Ten Natural Mood Enhancers For My Rubbish Week.

This post was supposed to be an upbeat one about happiness, but I have not been at my happiest this week.
It has been a frustrating and pretty crappy week, but hey, silver linings, it’s almost over.  Nobody is happy all the time, even though Facebook would like you to think so. It’s normal to have highs and lows, and it’s normal to stay low for a while longer sometimes and dedicate solid time to a good mope. Considering my obsession with Thomas Hardy novels, I should be a lot more mopey and morose than I actually am.
Despite all of this, and despite my less than ideal week, I’m going to go ahead, and share this list of things that have brought smiles into my life over the past month (partly because I don’t want to rewrite this post, and partly because I want to help bring shiny, happy moments into your lives. I do take time to appreciate the beauty of little, everyday things, and there have been some good moments over the past few weeks. So here goes…

  1. Reading Passion: Americanah
    This book is seriously interfering with my ability to do anything. It is so good that every time I catch sight of it, I need to read a few pages. It makes me think “yes!” after every page. I know that there is going to be a serious hole in my life when I finish this, so I definitely need to have another one of Adichi’s books on hold and ready to pick up at the library.
  2.  Drawing Every Day
    My favorite mood enhancer. Drawing and reading have always been my favorite things to do. I treat drawing like a form of meditation and get antsy and worried if I go too long without doing it. Most of the time, I start without any idea of what I want to draw, and just let things unfold on my page in their own way. It’s cheaper than therapy! Try it
  3. Warm Weather
    Okay, it’s not warm, it’s sweltering, but I don’t care. I grew up in England, so any sunshine is a good thing, and a reason to open doors and windows to let in the outside, while other people get annoyed. Also, how great is it to not have to put twenty pieces of outerwear on your kids before they leave for school? My mornings are much better.

    Time off with the kids
  4. Sharing Interests With My Kids
    My kids are getting to that golden age, where they are fairly  independent but still love hanging out with me, and they are getting into stuff that I like too! We have been crafting, biking, coloring, and watching Anne of Green Gables, and reading The Hobbit together. The eleven year old shares my dark sense of humor, and does a nice line in sarcasm. My birthday comes up in a couple of weeks, and I know that all of us will have a good time this year.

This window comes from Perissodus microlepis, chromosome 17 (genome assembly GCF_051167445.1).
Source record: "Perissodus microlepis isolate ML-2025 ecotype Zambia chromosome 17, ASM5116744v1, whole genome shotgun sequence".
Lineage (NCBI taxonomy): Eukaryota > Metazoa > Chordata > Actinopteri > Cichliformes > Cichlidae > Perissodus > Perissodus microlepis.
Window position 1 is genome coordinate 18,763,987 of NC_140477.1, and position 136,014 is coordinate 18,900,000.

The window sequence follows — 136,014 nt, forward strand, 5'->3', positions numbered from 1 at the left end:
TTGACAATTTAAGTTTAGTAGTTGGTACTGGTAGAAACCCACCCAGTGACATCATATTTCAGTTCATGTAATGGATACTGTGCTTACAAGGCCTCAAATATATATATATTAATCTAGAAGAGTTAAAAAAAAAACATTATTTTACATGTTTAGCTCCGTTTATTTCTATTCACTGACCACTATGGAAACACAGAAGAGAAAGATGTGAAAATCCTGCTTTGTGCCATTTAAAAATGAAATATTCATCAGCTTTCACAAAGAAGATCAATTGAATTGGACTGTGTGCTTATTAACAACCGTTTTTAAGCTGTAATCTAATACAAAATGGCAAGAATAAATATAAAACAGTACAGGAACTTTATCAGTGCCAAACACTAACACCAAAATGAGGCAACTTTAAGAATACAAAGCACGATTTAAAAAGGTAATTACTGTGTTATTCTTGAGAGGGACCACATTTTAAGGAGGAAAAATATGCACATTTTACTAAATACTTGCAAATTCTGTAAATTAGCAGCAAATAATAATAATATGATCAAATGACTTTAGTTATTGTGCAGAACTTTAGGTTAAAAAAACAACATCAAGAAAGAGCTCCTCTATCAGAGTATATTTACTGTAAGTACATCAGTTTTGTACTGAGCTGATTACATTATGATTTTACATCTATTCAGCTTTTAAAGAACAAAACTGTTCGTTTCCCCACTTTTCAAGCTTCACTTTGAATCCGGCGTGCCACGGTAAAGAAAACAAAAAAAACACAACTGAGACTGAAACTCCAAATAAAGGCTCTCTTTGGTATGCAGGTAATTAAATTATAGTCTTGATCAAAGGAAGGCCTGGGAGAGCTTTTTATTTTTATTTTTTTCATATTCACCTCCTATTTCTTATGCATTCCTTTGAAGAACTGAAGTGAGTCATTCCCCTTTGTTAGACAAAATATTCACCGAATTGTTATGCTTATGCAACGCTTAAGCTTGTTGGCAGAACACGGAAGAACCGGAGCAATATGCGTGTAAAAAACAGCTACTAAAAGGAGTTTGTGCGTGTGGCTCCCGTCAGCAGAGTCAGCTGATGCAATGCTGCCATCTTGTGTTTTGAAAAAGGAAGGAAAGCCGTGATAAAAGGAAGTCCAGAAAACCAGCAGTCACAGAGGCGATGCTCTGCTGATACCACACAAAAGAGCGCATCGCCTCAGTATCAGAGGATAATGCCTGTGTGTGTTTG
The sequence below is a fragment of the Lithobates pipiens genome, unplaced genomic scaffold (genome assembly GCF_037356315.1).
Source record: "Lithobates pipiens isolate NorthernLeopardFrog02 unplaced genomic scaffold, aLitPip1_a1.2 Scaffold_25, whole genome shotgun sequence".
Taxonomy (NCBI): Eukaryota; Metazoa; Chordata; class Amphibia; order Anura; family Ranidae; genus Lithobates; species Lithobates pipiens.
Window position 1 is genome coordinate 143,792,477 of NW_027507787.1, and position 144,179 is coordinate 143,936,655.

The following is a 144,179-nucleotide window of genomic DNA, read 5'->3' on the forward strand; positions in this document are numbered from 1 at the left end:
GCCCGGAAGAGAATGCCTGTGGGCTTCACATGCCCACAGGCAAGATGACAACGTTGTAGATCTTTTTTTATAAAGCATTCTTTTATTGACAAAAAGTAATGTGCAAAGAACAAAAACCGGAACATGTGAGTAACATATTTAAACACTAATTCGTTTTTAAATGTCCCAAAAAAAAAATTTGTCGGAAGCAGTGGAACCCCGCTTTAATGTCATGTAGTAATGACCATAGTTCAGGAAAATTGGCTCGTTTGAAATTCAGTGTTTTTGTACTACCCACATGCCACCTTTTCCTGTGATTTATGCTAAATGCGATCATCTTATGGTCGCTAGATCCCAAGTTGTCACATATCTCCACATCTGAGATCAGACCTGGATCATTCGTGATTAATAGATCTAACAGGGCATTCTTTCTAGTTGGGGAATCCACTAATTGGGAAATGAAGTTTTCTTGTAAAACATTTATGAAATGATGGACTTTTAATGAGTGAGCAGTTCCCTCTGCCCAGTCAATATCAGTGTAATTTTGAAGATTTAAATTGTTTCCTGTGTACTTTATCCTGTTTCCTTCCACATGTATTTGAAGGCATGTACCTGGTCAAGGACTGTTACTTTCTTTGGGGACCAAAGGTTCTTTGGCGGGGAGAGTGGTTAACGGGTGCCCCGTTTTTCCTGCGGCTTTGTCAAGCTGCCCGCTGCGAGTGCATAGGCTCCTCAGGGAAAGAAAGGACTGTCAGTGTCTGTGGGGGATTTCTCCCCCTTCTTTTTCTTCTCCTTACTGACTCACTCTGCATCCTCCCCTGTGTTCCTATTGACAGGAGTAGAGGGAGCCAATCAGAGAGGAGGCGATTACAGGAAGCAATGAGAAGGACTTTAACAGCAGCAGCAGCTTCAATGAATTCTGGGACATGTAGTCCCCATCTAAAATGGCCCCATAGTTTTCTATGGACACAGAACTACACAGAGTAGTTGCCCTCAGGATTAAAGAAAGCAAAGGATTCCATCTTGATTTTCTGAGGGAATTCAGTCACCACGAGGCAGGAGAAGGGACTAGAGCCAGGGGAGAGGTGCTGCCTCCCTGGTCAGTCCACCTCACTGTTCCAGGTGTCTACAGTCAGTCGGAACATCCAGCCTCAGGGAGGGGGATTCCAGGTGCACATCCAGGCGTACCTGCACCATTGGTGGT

5. Plaza Arts
    Okay, this store is seriously addictive, and way too close to my home. I go in for a canvas, and come out with a handful of newfangled markers. There is also something nice about seeing other artists shopping for materials, and knowing that they exist nearby. I think I actually saw a rainbow over the store the last time I walked towards it!

    Notebooks from Plaza
  6. Mastering a new method of screen printing
    I’m so happy about this!!! I have finally been able to put aside the time to figure out how to expose screens properly with photosensitive coating at home.Didn’t you study this sh#% at college? Aren’t you a professional screen printer? I hear you say. Well yes….but at college, we used premixed screen coater, and had big, professional exposing tables, and time! Putting aside time to figure out the logistics of how and where can I do this was something that took me longer than it should have. But finally, I have figured it out and the world is my screen image! I can put any of my drawings on a screen, woo hoo!
  7. The Hand Maid’s Tale
    One of my favorite books is a TV series, and it does not disappoint me. I know it is dark, but it tackles issues close to my heart, head on, which is actually soothing.
  8. Planning For A Vacation
    I’m going to my original hometown, London,  in a month’s time! Wait, I need to put this laptop down to do the Snoopy dance from Charlie Brown ………………………………………………………. okay, I’m back. Yes, I still have one fair and three weeks of summer camp to deal with before this happens.  But when I feel down,  planning details of my trip is an instant happiness boost. Just thinking about seeing my parents, and childhood home makes me smile.
  9. Unexpected Meetings  
    I bumped into the Mayor of Vienna last week, while having my hair cut, and she offered to visit the kids at my camp, and look at their town planning projects! I also, met the owner of a boutique, while working at a market in Alexandria, who was interested in my products. Last night, I caught up with a parent at my children’s school, who I haven’t seen in a year and had a really nice chat. Sometimes, I forget to connect with other people because I work by myself, but it is always lovely when I do.
  10. Remembering All Of The Above
    Writing this blog sometimes forces me out of a rut, because it forces me to look back and take stock of my life. It is so easy to stay bogged down, and forget about good aspects of your life when you are having a bad run. And sometimes it feels good to wallow in sorrows for a bit, but when I want to climb out of that pit, the blog certainly helps me stay thankful for what I have. I think everyone should have an equivalent, be it a diary to write in, or a friend to vent to. Do it, get that stuff out of your system when you need to.